An old flour advertisment painted on the side of part of the old Ceresota Mill complex along the Mississippi riverfront.

David Brewster, Star Tribune

While Class B office space shows lots of vacancies and low rents, the demand for downtown living space is soaring, and Ceresota Mill office building Ross Dworsky hopes to capitalize on that demand.

Glen Stubbe, Star Tribune

New use for old mill offices

  • Article by: DON JACOBSON
  • Special to the Star Tribune
  • December 13, 2012 - 6:12 PM

Twenty-five years after it helped usher in an era of historic building renovations in Minneapolis' Mill District, the Ceresota Mill office building is joining the apartment wave.

The Minneapolis Planning Commission last week approved owner Ross Dworsky's plans to convert the 1908-vintage former grain storage building at 155 Fifth Av. S. from offices to 117 apartment units, joining a trend that is seeing hundreds of new residential units coming online in downtown Minneapolis.

The Ceresota Mill building -- an 11-story structure featuring a huge, windowless south facade with the flour brand's historic logo painted on the side -- has always struggled as an office building since its 1987 conversion by the original owners, Dworsky said. 

"It's considered a white elephant," he quipped.

Despite the best efforts of some of the city's top commercial real estate brokers to find takers for its 92,081 square feet of space, it's been an uphill struggle at a time when such "Class B" office space is plentiful and relatively cheap. 

A flier issued by Colliers International indicated office space in the Ceresota Mill Building was going for $9 per square foot -- $1.89 less than the Class B average in downtown Minneapolis, according to a third-quarter 2012 market analysis by the brokerage. 

The report found the market for such second-tier office space in downtown is only slowly improving. Class B office vacancies stood at 16.2 percent in the third quarter of this year -- a figure that is down since the year-earlier mark of 18.6 percent, but still stubbornly high.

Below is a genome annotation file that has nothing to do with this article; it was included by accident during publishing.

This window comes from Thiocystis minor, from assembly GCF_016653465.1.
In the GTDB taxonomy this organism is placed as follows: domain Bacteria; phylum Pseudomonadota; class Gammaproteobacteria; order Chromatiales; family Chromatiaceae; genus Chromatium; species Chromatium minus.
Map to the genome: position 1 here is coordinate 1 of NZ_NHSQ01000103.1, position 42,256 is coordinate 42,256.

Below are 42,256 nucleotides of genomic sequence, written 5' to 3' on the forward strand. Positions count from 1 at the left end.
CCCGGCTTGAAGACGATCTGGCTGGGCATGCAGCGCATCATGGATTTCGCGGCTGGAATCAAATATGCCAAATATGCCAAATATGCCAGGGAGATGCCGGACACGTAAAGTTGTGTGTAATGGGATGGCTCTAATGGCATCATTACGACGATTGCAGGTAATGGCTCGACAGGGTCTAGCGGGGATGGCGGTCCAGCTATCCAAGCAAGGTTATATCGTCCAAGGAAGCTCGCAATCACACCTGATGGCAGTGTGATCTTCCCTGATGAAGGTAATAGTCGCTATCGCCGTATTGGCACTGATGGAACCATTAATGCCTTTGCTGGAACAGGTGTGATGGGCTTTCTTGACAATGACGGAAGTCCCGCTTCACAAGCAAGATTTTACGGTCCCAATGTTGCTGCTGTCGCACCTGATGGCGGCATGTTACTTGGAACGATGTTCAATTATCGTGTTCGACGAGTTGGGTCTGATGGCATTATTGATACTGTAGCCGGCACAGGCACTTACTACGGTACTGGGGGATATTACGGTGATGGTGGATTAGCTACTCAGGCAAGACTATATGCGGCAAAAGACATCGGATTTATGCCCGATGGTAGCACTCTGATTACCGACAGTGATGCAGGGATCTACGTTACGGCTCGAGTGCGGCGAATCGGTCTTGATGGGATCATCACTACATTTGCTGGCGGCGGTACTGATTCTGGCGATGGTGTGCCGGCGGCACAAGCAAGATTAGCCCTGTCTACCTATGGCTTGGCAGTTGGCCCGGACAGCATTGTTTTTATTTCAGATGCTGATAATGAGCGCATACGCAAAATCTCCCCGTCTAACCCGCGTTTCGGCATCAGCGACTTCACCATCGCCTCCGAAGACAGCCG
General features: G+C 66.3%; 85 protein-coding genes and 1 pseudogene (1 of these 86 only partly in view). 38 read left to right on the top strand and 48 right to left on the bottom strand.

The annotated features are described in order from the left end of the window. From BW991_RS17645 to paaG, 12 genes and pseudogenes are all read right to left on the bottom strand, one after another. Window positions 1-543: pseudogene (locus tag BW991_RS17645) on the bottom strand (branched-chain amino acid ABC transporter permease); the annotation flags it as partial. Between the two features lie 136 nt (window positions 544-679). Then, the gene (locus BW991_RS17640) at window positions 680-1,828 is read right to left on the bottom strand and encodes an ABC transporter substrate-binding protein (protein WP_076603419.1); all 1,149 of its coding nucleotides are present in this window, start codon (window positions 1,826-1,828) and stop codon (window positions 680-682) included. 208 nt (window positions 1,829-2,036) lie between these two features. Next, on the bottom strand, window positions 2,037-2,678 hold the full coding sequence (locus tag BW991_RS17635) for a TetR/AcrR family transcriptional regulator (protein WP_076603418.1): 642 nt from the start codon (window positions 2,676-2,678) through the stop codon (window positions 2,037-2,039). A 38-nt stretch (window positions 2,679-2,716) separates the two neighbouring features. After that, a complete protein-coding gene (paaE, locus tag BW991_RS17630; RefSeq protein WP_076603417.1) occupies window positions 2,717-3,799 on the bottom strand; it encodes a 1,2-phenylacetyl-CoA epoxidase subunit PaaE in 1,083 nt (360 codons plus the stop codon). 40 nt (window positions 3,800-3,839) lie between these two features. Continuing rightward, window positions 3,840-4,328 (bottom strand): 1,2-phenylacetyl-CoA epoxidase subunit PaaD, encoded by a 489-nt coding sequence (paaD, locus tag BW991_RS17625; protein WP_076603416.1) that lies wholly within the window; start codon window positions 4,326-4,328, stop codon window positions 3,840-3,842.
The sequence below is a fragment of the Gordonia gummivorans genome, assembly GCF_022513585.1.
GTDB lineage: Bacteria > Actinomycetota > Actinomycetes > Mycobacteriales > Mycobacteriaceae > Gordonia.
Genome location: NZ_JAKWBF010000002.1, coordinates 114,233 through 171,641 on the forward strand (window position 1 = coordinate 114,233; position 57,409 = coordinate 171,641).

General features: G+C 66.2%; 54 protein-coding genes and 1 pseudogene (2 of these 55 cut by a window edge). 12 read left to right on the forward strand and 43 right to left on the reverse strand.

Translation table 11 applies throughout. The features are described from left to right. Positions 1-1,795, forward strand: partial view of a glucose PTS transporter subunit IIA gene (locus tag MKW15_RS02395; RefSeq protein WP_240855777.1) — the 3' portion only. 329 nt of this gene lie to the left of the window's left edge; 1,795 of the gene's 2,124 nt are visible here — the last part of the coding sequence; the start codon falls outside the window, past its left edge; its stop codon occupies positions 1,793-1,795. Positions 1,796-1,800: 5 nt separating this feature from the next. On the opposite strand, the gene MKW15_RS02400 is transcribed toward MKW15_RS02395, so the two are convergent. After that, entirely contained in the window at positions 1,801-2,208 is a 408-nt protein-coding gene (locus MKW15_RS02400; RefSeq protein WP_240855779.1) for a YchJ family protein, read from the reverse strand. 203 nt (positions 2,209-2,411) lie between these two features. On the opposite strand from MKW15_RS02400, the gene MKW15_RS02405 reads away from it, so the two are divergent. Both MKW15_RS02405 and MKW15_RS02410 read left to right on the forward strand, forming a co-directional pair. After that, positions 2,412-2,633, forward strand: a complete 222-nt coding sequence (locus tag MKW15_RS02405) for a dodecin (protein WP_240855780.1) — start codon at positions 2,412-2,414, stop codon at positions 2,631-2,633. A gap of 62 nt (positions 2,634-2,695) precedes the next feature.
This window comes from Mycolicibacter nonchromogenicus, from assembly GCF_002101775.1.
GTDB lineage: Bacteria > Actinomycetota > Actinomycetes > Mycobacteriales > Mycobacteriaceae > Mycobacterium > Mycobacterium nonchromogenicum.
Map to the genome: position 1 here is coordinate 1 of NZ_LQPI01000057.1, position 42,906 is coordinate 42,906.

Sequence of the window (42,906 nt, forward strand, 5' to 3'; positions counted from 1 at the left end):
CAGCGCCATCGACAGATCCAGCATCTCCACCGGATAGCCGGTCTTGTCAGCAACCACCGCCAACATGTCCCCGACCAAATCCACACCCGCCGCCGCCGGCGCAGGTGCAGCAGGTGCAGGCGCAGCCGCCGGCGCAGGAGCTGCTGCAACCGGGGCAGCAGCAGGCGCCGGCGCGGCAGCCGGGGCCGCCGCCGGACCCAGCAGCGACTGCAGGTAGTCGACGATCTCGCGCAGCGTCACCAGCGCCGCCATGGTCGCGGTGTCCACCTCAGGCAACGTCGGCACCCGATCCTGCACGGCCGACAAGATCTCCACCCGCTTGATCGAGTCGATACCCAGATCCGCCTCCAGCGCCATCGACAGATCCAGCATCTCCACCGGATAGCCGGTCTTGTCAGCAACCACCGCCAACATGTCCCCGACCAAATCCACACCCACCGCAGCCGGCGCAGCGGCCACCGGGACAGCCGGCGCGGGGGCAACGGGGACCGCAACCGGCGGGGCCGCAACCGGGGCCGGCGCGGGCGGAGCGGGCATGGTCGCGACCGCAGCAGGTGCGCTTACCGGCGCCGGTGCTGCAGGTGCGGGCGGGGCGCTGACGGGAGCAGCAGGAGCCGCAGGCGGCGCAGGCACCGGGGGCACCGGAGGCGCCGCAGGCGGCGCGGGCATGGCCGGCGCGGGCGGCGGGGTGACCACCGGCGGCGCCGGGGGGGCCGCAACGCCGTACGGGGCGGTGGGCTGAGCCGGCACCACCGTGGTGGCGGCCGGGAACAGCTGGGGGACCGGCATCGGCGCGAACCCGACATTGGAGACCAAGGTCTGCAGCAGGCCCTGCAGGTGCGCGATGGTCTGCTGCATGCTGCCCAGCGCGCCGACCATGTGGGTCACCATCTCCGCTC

Average asking rents, meanwhile, have gone up just 75 cents per square foot over the span.

On the other hand, the story for apartments is the opposite, with plenty of takers for new units seeking top-of-the-line residential rates.

Dworsky said his decision to convert the property to apartments was made because he's convinced it will be some time -- if ever -- before the market for second-tier office space turns around. 

"I think the turning point came in March when one of our biggest tenants, Walden University, decided to downsize from more than 40,000 square feet to 20,000," he said. "I'm just a small owner, a hobbyist really -- I'm not a REIT (real estate investment trust). I can't wait out this market."

He said another factor in the move is the availability of federal tax credits for the preservation and updating of historic structures, and they don't come much more historic than the Ceresota Mill Building. 

Part of the St. Anthony Falls Historic District, the flat-roofed, rectangular brick building is officially known as the Northwestern Consolidated Milling Co. Elevator A, which includes a four-story, tower-like former workhouse section. 

It was part of a three-building conversion, along with the adjacent Whitney Condominiums and Crown Roller Mill office building, in 1987 that, in effect, helped kicked off the renaissance of the Mill District into the booming place it is now. 

But, as Dworksy noted, the Ceresota Mill Building has been the laggard of the bunch. While the Crown Roller Mill landed the city's Community Planning & Economic Development Department as an anchor tenant in 1991, his building has never been able to achieve the same stability. 

"I think it's going to be quite some time before we can soak up the excess capacity in the office market," he said. "People are trying to save money on office space by having employees work at home. And overall, the economy remains bad.

"We have to move ahead and make use of what we've got."

Don Jacobson is a freelance writer in St. Paul.

© 2018 Star Tribune